Citation: Coers J (2013) Self and Non-self Discrimination of Intracellular Membranes by the Innate Immune System. PLoS Pathog 9(9): e1003538. doi:10.1371/journal.ppat.1003538
Editor: William E. Goldman, The University of North Carolina at Chapel Hill, United States of America
Published: September 19, 2013
Copyright: © 2013 Jörn Coers. This is an open-access article distributed under the terms of the Creative Commons Attribution License, which permits unrestricted use, distribution, and reproduction in any medium, provided the original author and source are credited.
Funding: This work was funded by the NIH/NIAID grant R01 AI103197-01 to JC. The funders had no role in study design, data collection and analysis, decision to publish, or preparation of the manuscript.
Competing interests: The author has declared that no competing interests exist.
To discriminate self from non-self, the innate immune system evolved a large repertoire of germline-encoded receptors that detect molecular patterns associated with infections . As originally proposed by the late Charles Janeway, such pattern recognition receptors (PRRs)  detect three broadly defined categories of patterns that can best be described as “microbial non-self,” “induced- or aberrant-self,” and “missing-self” . The minimal definition of each pattern consists of two terms: 1) the nature of the PRR ligand(s) and 2) its cellular context, especially its precise location within the infected organism . For example, the bacterial non-self molecule lipopolysaccharide is immunostimulatory in the intestinal crypts but typically not in the gut lumen . Similarly, a number of intracellular self molecules including ATP or DNA-binding proteins activate PRRs and elicit immune responses exclusively when released from infected or injured cells into the extracellular milieu , . Therefore, in order to detect molecular patterns, the expression of PRRs must be and indeed is spatially compartmentalized . Accordingly, PRRs are traditionally defined by the location of their cognate ligands and placed into two separates groups: PRRs for extracellular-derived ligands and PRRs for soluble, cytosolic ligands , . Here, I propose the classification of a third group of PRRs that act as intracellular “membrane sensors” by sampling and recognizing properties of intracellular membranes and microbial surfaces that are found inside infected host cells. Although the principles of immune recognition by “membrane-sensing” PRRs as outlined here are most likely widely applicable to intracellular infections with various classes of pathogens, for the sake of simplicity, I will focus on bacterial infections in this PLOS Pearls article.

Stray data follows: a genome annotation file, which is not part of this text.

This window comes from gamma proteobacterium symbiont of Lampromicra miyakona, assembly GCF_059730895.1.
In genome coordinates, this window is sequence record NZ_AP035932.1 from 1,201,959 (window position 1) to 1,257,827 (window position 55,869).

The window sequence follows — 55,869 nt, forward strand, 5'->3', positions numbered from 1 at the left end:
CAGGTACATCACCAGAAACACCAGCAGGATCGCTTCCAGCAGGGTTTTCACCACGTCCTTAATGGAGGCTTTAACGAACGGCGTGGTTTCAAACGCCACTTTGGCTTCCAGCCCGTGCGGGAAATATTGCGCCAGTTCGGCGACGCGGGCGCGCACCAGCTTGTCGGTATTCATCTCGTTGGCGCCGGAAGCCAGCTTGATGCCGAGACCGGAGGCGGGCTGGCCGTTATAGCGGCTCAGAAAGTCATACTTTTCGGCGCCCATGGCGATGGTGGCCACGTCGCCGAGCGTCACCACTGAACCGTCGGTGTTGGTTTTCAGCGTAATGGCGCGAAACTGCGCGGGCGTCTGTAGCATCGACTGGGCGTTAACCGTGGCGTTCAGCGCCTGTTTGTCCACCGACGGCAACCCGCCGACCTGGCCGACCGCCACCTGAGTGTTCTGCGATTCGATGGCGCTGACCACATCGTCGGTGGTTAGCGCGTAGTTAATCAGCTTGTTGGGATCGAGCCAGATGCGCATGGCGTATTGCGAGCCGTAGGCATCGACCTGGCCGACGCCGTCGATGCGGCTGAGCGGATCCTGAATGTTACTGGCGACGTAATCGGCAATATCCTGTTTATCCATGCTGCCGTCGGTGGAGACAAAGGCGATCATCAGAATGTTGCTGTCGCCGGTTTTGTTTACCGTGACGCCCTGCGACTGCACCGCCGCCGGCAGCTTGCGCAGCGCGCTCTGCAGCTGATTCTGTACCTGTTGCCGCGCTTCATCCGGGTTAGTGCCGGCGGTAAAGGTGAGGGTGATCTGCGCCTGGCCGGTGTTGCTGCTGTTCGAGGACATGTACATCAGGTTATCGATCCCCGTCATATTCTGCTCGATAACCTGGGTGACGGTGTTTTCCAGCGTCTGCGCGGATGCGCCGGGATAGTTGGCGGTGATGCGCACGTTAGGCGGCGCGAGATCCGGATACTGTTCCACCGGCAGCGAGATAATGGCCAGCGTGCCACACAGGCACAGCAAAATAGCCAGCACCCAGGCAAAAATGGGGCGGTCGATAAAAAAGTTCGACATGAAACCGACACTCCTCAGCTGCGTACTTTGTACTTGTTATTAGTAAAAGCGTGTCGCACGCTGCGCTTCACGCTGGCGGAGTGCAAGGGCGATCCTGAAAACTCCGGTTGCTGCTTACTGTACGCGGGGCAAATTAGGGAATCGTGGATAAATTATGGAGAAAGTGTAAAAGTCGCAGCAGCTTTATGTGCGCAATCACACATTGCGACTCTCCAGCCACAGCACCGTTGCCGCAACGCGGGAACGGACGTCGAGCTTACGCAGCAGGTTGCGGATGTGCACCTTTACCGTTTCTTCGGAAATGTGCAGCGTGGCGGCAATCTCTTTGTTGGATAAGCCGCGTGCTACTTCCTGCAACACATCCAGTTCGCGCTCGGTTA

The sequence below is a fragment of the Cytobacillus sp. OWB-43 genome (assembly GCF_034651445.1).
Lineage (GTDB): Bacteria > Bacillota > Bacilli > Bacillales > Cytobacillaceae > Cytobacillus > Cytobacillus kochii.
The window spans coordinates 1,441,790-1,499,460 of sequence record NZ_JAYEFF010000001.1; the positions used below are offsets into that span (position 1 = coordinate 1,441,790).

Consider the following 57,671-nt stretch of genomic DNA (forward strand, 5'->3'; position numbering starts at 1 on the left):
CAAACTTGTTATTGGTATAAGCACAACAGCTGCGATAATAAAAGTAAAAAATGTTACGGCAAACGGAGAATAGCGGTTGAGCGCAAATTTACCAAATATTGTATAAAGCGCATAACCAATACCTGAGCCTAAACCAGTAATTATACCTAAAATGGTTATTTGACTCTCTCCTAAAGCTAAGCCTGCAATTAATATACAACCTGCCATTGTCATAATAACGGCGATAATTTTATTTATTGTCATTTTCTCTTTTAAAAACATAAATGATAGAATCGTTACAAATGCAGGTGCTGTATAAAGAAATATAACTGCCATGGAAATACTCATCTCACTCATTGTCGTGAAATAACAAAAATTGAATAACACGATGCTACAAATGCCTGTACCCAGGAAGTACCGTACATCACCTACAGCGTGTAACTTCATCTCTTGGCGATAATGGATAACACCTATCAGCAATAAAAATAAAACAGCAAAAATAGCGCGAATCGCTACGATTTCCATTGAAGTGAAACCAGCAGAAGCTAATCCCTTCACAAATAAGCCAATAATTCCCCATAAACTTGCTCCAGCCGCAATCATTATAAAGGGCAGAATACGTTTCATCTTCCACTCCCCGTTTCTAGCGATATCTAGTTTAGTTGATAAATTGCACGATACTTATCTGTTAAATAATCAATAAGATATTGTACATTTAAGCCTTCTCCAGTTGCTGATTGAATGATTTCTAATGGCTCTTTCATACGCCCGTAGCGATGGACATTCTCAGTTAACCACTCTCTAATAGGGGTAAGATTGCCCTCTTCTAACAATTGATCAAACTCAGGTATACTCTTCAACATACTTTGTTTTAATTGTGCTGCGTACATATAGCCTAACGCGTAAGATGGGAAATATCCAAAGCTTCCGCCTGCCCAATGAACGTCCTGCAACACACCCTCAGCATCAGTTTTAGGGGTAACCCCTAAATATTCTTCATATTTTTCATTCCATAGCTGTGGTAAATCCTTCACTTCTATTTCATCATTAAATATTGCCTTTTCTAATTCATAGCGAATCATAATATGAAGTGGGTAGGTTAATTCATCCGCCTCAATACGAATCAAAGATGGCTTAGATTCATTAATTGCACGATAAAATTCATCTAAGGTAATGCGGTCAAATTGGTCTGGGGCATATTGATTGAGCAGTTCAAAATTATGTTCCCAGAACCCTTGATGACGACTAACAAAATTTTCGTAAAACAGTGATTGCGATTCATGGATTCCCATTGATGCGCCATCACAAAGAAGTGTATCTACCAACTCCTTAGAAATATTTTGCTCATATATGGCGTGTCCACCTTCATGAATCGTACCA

The Innate Immune System Recognizes and “Marks” Pathogen-Containing Vacuolar Membranes and Cytosolic Bacteria for Autophagic Destruction
Intracellular bacterial pathogens reside and replicate either within the cytosol or inside membrane-bound, pathogen-containing vacuoles (PVs) , . To restrict intracellular microbial growth and at the same time prevent damage to the host cell itself, most cell-autonomous host defense mechanisms operate within the boundaries of vacuolar compartments that include phagosomes and lysosomes , –. Therefore, the capture of cytosolic microbes as well as PVs inside host-controlled compartments constitutes a critical step in cell-autonomous immunity. Additionally, the host can deliver antimicrobial agents directly to PVs , which are already spatially defined by their surrounding membranes. In either case, the host cell must be able to recognize cytosolic bacteria and PVs as macromolecular, non-self structures in order to mark them as targets for innate immune responses. Once bacteria or PVs are marked as aberrant or non-self structures, they can be delivered to microbicidal lysosomes, a process that frequently involves the autophagic machinery , , .
Whereas the importance of autophagy in cell-autonomous host defense is well established, we are only beginning to understand the mechanisms by which the host can specifically recognize invading pathogens and PVs as non-self structures. In the following I give three examples describing how the innate immune system can locate intracellular pathogens. Each example highlights one of the three basic types of pattern associated with intracellular pathogens and recognized by the innate immune system, namely the non-self, the aberrant-self, and the missing-self.
Recognition of Non-self
One marker that labels cytosolic bacteria and PVs as substrates for defense pathways is the small protein ubiquitin , , . Ubiquitination of microbial invaders and/or their surrounding vacuoles allows the host cells to deliver ubiquitin-coated pathogens to autophagosomes, which can subsequently mature into degradative autolysosomes , , . Ubiquitination requires a tripartite complex consisting of E1, E2, and E3 enzymes. The highly variable E3 component is pivotal in providing substrate specificity . The groundbreaking discovery that host cells can label intracellular bacteria with ubiquitin  raised the question as to which E3 ubiquitin ligase(s) were involved in this process. Recently, Xavier and colleagues found that the E3 ligase LRSAM1 colocalizes with intracellular bacteria and is required for the ubiquitination and autophagic degradation of Salmonella enterica serovar Typhimurium , . LRSAM1 was shown to specifically target the small fraction of cytosolic S. Typhimurium that had exited from the protective surroundings of Salmonella-containing vacuoles (SCVs).